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Further Education Public Sector Classification

on Tuesday, 06 December 2022.

The ONS has recently published its decision to reclassify further education institutions into the public sector. This summary provides an outline of the impact for further education (FE) institutions.

The pendulum for the FE sector has swung back following a decision of the ONS last week to reclassify further education institutions as public sector bodies, a status they haven't held for over a decade. The decision will impact further education colleges, sixth form colleges and designated institutions in England and perhaps comes as little surprise following the extension of the Secretary of State's intervention powers in the Skills and Post-16 Education Act 2022.

The DfE has published its response to the decision (Further education reclassification: government response - GOV.UK) stressing the decision will not alter the strategic aims of colleges who will continue to play a leadership role in England’s skills system. The response outlines to some extent the fiscal impact of this reclassification for colleges including:

  • a duty to manage funding in accordance with HM Treasury rules
  • a restriction on private sector borrowing (which will now require DfE approval)
  • a requirement to follow HM Treasury guidance on pay controls for senior managers and executives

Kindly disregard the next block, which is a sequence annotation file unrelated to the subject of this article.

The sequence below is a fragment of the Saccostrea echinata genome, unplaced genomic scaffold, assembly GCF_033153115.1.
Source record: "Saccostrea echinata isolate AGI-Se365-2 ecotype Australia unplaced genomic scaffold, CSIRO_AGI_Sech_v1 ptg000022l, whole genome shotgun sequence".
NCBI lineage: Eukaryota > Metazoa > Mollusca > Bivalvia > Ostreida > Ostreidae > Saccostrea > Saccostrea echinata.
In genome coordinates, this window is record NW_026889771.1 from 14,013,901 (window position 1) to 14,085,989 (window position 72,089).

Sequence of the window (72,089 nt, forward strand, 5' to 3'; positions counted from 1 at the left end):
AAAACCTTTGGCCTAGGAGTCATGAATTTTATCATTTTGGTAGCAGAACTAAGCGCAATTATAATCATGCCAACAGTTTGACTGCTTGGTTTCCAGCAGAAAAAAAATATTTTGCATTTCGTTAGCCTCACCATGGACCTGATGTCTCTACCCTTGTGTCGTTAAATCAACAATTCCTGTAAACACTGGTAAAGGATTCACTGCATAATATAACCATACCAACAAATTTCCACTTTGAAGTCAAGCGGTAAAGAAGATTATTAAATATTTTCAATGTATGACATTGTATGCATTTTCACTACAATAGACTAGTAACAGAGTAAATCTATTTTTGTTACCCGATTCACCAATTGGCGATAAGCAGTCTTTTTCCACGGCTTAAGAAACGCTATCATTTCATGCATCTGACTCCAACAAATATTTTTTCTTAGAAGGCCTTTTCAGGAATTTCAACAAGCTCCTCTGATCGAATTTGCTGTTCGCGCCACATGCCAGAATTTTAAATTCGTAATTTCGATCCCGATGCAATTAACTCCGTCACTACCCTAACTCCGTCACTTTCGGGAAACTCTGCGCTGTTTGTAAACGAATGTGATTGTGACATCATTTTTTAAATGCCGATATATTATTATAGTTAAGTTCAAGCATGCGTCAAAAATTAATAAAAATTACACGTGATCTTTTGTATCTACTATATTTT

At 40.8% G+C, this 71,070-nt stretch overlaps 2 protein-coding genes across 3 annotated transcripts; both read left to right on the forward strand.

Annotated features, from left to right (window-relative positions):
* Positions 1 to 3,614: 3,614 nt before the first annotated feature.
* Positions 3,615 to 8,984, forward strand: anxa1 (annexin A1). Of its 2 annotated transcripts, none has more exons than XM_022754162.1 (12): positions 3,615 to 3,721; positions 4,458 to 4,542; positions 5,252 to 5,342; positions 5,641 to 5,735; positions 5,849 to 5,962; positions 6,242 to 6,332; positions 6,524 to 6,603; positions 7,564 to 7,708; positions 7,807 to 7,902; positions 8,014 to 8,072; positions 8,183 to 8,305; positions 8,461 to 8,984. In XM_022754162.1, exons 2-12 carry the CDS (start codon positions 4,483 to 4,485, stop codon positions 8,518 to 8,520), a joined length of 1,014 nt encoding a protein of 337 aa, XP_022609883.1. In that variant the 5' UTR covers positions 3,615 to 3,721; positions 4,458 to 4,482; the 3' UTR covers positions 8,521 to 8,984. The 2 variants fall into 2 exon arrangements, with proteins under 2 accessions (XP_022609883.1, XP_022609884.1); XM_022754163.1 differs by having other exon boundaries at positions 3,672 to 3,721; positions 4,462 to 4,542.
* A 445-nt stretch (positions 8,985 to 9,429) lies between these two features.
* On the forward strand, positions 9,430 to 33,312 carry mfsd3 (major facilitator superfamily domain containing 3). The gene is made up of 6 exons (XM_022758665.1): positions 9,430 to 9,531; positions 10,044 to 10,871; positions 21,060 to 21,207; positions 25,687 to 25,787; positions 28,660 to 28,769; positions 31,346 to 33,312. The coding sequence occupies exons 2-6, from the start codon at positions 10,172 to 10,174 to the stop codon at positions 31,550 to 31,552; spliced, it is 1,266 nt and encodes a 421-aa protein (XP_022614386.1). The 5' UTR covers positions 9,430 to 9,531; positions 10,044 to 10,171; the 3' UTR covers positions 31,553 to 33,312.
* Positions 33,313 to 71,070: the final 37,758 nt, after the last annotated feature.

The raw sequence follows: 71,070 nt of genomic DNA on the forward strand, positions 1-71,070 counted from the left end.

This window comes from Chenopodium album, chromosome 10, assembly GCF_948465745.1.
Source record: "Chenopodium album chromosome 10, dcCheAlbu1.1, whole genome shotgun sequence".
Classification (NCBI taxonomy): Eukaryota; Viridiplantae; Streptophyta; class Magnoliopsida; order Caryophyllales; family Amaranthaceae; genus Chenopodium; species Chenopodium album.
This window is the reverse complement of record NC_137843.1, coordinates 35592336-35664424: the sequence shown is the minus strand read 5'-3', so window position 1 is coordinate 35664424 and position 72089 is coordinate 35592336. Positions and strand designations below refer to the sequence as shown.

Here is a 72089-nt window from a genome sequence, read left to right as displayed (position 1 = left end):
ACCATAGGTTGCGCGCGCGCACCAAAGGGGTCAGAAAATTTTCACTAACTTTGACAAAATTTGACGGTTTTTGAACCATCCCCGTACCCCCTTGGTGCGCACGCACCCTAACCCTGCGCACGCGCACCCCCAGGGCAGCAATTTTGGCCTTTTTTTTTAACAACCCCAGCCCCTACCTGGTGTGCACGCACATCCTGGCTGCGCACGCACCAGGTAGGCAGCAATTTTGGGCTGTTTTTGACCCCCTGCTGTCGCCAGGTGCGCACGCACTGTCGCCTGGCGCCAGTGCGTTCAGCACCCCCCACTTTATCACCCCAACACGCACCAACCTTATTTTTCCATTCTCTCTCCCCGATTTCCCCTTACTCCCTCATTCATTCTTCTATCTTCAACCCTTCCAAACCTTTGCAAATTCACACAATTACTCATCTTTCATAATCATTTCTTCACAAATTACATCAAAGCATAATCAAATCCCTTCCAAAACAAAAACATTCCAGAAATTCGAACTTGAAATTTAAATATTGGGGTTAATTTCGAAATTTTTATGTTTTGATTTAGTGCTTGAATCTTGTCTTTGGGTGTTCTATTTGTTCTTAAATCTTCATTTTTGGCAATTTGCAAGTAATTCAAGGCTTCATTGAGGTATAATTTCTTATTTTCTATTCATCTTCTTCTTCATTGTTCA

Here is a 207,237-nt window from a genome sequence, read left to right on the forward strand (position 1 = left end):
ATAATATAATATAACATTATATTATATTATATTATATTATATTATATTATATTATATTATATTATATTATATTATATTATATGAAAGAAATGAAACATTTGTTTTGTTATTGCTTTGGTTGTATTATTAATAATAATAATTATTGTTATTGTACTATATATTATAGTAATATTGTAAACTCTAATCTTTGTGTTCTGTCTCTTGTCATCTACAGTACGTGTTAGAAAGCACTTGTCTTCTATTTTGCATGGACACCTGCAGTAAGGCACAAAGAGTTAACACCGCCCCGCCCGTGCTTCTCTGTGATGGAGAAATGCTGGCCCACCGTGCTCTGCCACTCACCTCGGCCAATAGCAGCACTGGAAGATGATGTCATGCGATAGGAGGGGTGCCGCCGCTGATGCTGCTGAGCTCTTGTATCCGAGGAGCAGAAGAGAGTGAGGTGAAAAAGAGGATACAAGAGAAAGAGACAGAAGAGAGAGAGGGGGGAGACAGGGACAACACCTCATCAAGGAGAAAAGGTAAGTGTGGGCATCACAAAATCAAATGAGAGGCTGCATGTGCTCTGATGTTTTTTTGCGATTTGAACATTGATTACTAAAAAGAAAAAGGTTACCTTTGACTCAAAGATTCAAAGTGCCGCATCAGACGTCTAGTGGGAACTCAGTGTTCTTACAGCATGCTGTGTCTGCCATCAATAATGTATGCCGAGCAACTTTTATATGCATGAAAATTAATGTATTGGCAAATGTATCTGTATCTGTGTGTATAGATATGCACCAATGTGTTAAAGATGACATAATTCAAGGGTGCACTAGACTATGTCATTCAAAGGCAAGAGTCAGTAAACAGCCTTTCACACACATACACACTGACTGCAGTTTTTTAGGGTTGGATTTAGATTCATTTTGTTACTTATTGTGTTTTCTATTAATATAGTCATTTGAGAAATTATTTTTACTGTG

• additional financial reporting obligations
  • a reprofiling of funding payments for both the 16-19 and adult education budgets

The public sector rules will curtail a college's freedom to engage in transactions which the college has no experience of or which are outside the range of its normal business - DfE's prior approval will now be required. Likewise for any contentious or repercussive arrangements a college wishes to enter into. Trading subsidiaries of colleges will also be caught by the reclassification (and therefore the same restrictions). No change is expected to the VAT status of colleges or LGPS pension arrangements for college staff. Colleges retain their freedom to carry forward surpluses and dispose of assets (although proceeds must be ringfenced for capital expenditure).

The DfE response is coupled with a commitment of extra funding for colleges - including £300m before the end of the current financial year aimed at reducing deficits, and £150m in 2023/24 for supporting capital projects which might otherwise have been funded by commercial lenders. Similar to the academies sector, the DfE plan to draw up a college financial handbook which will provide more detailed guidance for colleges on what is expected from them under this new status. A draft will be issued for consultation next autumn with a view to its content taking effect from august 2024. In the meantime, College Accounting Officers should look out for their letter from the DfE providing more detail on their new obligations.

It will be interesting to see in due course what additional controls the Government expect to exert over the sector in respect of this new status, especially with regards to strategic initiatives that might impact the balance sheet.

For further information, please contact Morag Roddick in our Corporate law team on 0121 227 3735. Alternatively, please complete the form below.

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